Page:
I really wanted to be a high school administrator because I’ve always liked to be around and help kids. But I spoke to my college head coach Don James about coaching and became a graduate assistant coach at Kent State after I graduated.
Do you have a favorite coaching memory?
Oh my gosh—that’s difficult. When I was at the University of Toledo, during my last year as head coach there, we played Penn State University at Penn State. We ended up winning the game, which was a huge upset. This had a large impact for the Mid-American Conference, let alone the University of Toledo. Also, when I was at Toledo in 1995, we were undefeated and won the Las Vegas Bowl in an overtime game. What’s interesting, however, is that it was the first overtime game of a major college football bowl game. There was no tie—we played it out. So, my goodness, it was amazing. At Mizzou, we played in the Cotton Bowl and won. That was a great one, too.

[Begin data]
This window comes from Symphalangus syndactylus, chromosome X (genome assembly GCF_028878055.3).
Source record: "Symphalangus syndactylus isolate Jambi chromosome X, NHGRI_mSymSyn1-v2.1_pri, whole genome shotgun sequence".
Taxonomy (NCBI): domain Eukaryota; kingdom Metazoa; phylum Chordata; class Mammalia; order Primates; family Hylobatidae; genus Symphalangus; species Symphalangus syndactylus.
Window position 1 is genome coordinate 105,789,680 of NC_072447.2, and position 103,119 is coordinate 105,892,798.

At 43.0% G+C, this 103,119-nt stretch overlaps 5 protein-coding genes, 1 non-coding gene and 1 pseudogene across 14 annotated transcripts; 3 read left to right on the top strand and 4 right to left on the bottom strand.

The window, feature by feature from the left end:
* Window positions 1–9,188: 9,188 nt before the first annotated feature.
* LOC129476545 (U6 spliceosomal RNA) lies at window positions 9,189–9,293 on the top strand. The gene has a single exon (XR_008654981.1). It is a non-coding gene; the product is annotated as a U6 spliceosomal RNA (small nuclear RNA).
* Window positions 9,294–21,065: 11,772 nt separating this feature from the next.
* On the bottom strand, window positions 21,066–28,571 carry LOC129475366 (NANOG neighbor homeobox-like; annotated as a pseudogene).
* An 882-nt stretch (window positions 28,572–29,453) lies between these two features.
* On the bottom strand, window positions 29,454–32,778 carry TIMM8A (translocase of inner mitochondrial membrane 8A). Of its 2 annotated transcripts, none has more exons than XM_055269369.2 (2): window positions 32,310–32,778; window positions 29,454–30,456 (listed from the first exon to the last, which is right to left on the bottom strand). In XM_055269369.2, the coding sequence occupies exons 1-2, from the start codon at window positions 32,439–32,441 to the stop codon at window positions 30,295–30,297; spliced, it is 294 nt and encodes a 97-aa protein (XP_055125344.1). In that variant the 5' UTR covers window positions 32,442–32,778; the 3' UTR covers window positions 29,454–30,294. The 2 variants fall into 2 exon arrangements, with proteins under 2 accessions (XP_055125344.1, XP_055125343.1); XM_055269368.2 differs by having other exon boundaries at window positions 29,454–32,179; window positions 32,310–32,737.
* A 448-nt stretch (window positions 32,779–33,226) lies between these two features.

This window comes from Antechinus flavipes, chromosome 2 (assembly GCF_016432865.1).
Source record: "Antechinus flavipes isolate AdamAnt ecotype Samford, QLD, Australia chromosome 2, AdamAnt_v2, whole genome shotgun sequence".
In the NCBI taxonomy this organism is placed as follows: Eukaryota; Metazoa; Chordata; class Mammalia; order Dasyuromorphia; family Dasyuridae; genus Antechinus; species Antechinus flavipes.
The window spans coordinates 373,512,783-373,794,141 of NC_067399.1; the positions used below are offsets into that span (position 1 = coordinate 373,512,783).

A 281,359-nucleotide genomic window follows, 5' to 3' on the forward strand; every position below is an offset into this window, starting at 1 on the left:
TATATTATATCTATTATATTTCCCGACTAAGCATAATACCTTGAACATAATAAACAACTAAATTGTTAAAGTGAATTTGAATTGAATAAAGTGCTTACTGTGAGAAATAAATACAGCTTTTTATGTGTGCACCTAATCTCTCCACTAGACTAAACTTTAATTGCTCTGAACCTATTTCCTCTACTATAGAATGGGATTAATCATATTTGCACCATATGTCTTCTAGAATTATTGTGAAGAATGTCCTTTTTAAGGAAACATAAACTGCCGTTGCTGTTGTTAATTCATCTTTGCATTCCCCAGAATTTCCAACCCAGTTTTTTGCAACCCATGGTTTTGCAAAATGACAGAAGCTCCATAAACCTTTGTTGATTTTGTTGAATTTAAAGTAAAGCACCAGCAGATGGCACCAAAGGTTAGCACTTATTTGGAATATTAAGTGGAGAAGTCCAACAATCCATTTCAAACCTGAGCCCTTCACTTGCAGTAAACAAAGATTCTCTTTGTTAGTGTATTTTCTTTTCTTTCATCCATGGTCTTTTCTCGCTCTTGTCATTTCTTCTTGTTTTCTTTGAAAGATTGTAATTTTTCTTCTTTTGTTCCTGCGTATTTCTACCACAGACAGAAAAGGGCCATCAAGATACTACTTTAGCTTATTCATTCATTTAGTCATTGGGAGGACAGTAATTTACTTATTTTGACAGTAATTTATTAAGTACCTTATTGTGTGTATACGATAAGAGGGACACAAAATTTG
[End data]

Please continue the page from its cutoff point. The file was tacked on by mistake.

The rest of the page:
You were selected for induction into the College Football Hall of Fame this year. How did you react when you learned about this?
One day, not uncommon, a box came to my doorstep. But when I opened it, there was something that read, “Of the 5.54 million who have played and coached college football since 1869, only 1,038 players and 223 coaches have been inducted into the College Football Hall of Fame. Welcome to the club.” Immediately, I just started crying. I never really thought I’d get in. However, this is about a lot more people than just Gary Pinkel. Many people contributed, and I recognize and appreciate that.